Le’Veon Bell is set to hit the open market as an unrestricted free agent. The Eagles are in dire need of a running back and Bell would be a direct solution to that need, but does that mean the team will pursue the star running back in free agency?

After much speculation, Steelers GM Kevin Colbert announced Wednesday that the team would not be putting the franchise or transition tag on Bell, allowing him to finally become an unrestricted free agent. Bell sat out the entire 2018 season after being franchise tagged by the Steelers for a second-straight season.

Bell is one of the most talented running back’s in the league, and is also one of the best pass-catchers coming out of the backfield. In 2016 and 2017, Bell’s last two seasons, the 27 year old ran for 2,559 yards on 582 carries for 16 touchdowns, and also caught 160 passes for 1,271 yards and four touchdowns. Bell was selected to the Pro Bowl both seasons and was first team All-Pro in 2017.

On the other side of the page, the Eagles running back position was a disaster in 2018. Starting running back Jay Ajayi was only active for four games this season, as he missed time due to a back injury and eventually missed the rest of the season with a torn ACL. Ajayi is set to be a free agent and likely won’t sign a contract until he is completely recovered from his knee injury. Darren Sproles suffered a hamstring injury after week 1’s game against the Atlanta Falcons and didn’t suit up for a game again until week 13. Lastly, Corey Clement battled injury early in the season, and eventually suffered a season-ending knee injury in week 14 against the Dallas Cowboys.

In 2018, the Eagles totaled just 1,570 rushing yards, the fifth-least in the NFL. In comparison, the Eagles ran for the third-most yards in 2017 with 2,115.

On paper, Bell makes sense for the Eagles. He is a multi-faceted running back, which is something that Doug Pederson and the Eagles offense covets, and would provide Carson Wentz an easy option both on the ground and in the air.

However, when looking at the financial aspect, it makes the situation far more complex.

The Eagles are currently just $2 million under the cap as it stands. Meanwhile, Bell is reportedly seeking a contract that will pay him $15-$20 million over multiple years, and would also like to be receive a front-loaded contract that pays out $50 million over the first two seasons, according to CBS’ Jason La Confora.

In that situation, the Eagles would have to clear up significantly more money just to even discuss a deal with Bell.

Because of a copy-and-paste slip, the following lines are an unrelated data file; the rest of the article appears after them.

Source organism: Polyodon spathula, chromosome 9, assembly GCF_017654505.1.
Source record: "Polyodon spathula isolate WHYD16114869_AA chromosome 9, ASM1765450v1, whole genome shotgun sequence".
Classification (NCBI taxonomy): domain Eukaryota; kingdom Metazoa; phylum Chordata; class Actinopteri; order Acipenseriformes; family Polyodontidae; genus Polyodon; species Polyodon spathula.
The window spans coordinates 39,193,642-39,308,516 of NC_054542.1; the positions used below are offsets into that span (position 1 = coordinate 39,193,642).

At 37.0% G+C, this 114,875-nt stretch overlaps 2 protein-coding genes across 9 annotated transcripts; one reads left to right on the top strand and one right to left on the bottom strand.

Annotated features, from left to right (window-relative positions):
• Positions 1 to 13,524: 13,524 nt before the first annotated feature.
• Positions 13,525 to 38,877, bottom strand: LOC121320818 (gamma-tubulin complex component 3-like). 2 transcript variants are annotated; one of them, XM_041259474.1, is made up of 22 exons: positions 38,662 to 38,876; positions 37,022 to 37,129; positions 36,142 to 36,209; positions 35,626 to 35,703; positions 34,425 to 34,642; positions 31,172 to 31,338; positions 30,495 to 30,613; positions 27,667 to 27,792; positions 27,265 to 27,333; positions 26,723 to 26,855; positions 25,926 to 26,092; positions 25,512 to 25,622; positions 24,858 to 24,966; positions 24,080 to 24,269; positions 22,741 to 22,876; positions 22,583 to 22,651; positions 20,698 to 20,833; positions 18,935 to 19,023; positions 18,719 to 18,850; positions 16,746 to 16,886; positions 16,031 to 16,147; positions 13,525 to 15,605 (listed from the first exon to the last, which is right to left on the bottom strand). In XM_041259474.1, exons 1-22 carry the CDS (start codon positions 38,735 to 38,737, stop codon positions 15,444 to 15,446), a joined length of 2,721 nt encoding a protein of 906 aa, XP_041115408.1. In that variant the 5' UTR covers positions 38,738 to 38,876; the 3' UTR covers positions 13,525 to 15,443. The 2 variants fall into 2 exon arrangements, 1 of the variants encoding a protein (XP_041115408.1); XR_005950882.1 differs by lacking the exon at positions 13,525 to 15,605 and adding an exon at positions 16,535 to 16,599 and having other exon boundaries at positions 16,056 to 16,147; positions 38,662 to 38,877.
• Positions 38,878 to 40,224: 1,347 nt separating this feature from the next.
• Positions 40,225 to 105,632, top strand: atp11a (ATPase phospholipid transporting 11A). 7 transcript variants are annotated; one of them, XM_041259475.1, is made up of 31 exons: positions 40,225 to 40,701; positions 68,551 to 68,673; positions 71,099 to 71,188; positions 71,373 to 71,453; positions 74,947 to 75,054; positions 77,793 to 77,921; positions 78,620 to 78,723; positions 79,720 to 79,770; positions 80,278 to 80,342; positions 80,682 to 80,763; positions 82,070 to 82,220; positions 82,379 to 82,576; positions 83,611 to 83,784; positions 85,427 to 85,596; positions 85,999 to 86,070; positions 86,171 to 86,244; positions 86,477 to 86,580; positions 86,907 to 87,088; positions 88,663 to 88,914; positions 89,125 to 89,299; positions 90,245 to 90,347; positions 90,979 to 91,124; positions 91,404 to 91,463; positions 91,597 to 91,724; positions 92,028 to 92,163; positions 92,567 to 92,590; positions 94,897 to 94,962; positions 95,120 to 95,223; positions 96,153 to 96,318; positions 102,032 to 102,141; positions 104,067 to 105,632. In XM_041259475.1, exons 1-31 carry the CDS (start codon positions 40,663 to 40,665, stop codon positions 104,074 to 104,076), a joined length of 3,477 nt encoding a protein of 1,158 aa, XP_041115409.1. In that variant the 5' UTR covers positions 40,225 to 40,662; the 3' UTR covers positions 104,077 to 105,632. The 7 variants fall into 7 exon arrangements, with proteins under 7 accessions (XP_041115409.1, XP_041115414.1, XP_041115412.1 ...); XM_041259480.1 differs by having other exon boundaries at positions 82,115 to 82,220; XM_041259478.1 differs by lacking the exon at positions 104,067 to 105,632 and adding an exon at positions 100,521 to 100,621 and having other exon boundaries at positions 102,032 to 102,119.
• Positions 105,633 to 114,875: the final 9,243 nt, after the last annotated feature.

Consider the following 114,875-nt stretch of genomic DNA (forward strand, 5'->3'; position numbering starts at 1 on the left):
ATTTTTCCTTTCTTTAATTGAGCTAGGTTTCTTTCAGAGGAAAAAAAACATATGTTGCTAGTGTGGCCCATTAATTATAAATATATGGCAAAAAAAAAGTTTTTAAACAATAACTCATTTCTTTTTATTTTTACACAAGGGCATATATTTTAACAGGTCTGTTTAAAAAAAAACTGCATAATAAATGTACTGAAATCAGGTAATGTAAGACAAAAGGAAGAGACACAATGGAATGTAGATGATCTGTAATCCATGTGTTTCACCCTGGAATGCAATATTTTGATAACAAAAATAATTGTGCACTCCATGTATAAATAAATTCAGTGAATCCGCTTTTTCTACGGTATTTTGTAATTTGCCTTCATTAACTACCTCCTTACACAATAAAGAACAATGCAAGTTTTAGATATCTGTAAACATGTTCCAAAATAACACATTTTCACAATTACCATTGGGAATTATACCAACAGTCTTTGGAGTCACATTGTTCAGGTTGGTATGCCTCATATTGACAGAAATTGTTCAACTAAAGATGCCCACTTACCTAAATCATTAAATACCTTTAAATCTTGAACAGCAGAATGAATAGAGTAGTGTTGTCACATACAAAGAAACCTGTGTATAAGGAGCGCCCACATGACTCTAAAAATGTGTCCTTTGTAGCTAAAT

The Eagles could start with moving on from Tim Jernigan, who is set to make $13 million. That would leave the Eagles with around $15 million in open cap space and in the ballpark of what Bell desires.

However, that move would potentially fill one hole while immediately opening up another; as was shown in the Eagles’ season-ending loss to the Saints, the lack of depth at defensive tackle became a factor down the stretch and the front four for the Eagles weakened as time went on.

Also, signing Bell to a deal of that nature would leave the Eagles with no money leftover to pursue other free agents. In that case, the next move the team could make is either restructuring or parting ways with Jason Peters, who is also set to make $13 million next season. Peters is undecided on returning for the 2019 season, but his return would handicap the Eagles’ cap situation. However, moving on from Peters would also leave the Eagles with a big question mark at the games most important position that isn’t quarterback.

With all of that being said, it is also important to return back to the fit of Bell. Though this is a bit contradicting, the Eagles are proponents of using a committee when it comes to their running back position, even if they have a player who can run and catch. With Clement set to be back at full strength and Sproles potentially returning for another season, is it worth it to pay Bell that much money to split touches with at least two other players? Clement and Sproles could have their workload’s reduced, but that would require a change of philosophy from Pederson.

The Eagles also won’t be the only team bidding for Bell in the event they do decide to pursue him. The New York Jets, Tampa Bay Buccaneers, Oakland Raiders and Houston Texans are all expected to pursue Bell. The Buccaneers have the least cap space out of that group with just $15 million open to spend, but the rest are all north of $70 million in open cap space.

One last situation that needs to be discussed is the abundance of other options available. The Eagles could pursue players such as Telvin Coleman, Lamar Miller (if cut), Latavius Murray and LeGarrette Blount in free agency, all of whom would be fits in the offense and at a much cheaper cost. There is also the upcoming NFL Draft, where the Eagles could select Josh Jacobs, David Montgomery and Bennie Snell Jr, among other running backs.

It is always important for a team to load up on as much star power as possible when they’re pursuing another Super Bowl, and Bell fits into that category. However, it is also important to be able to fill multiple needs instead of putting all of the eggs in one basket.

Bell is a great player who would provide a serious boost for the Eagles offense, but there are many moving parts to being able to even discuss a contract with him, and there are other avenues the Eagles could go to fill their running back need. This all, though, is for Howie Roseman along with Pederson to decide if they are comfortable with or not. After all, Roseman loves to get his hands on some of the games best players, and it is unfair to rule out him pursuing Bell.


Stay tuned for any updates on Bell, as they are sure to come hot and fast as the star running back aims to get settled with a new team for 2018, whether or not that is with the Eagles.

Photo: Getty Images
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